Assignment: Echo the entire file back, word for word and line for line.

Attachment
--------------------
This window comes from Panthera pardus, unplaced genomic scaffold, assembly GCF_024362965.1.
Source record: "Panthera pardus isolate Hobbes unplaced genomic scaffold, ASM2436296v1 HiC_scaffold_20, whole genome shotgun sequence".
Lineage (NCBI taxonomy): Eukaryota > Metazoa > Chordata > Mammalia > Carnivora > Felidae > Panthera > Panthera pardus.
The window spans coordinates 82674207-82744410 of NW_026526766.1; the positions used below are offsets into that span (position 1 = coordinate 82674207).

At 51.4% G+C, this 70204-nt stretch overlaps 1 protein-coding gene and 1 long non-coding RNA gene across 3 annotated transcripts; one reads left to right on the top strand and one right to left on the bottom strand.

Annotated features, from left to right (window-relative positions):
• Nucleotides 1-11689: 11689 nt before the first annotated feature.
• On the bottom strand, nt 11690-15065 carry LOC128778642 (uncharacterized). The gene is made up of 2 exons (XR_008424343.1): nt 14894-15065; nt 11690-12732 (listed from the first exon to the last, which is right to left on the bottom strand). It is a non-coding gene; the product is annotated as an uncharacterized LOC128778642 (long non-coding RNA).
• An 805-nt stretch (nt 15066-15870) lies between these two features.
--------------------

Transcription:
This window comes from Panthera pardus, unplaced genomic scaffold, assembly GCF_024362965.1.
Source record: "Panthera pardus isolate Hobbes unplaced genomic scaffold, ASM2436296v1 HiC_scaffold_20, whole genome shotgun sequence".
Lineage (NCBI taxonomy): Eukaryota > Metazoa > Chordata > Mammalia > Carnivora > Felidae > Panthera > Panthera pardus.
The window spans coordinates 82674207-82744410 of NW_026526766.1; the positions used below are offsets into that span (position 1 = coordinate 82674207).

At 51.4% G+C, this 70204-nt stretch overlaps 1 protein-coding gene and 1 long non-coding RNA gene across 3 annotated transcripts; one reads left to right on the top strand and one right to left on the bottom strand.

Annotated features, from left to right (window-relative positions):
• Nucleotides 1-11689: 11689 nt before the first annotated feature.
• On the bottom strand, nt 11690-15065 carry LOC128778642 (uncharacterized). The gene is made up of 2 exons (XR_008424343.1): nt 14894-15065; nt 11690-12732 (listed from the first exon to the last, which is right to left on the bottom strand). It is a non-coding gene; the product is annotated as an uncharacterized LOC128778642 (long non-coding RNA).
• An 805-nt stretch (nt 15066-15870) lies between these two features.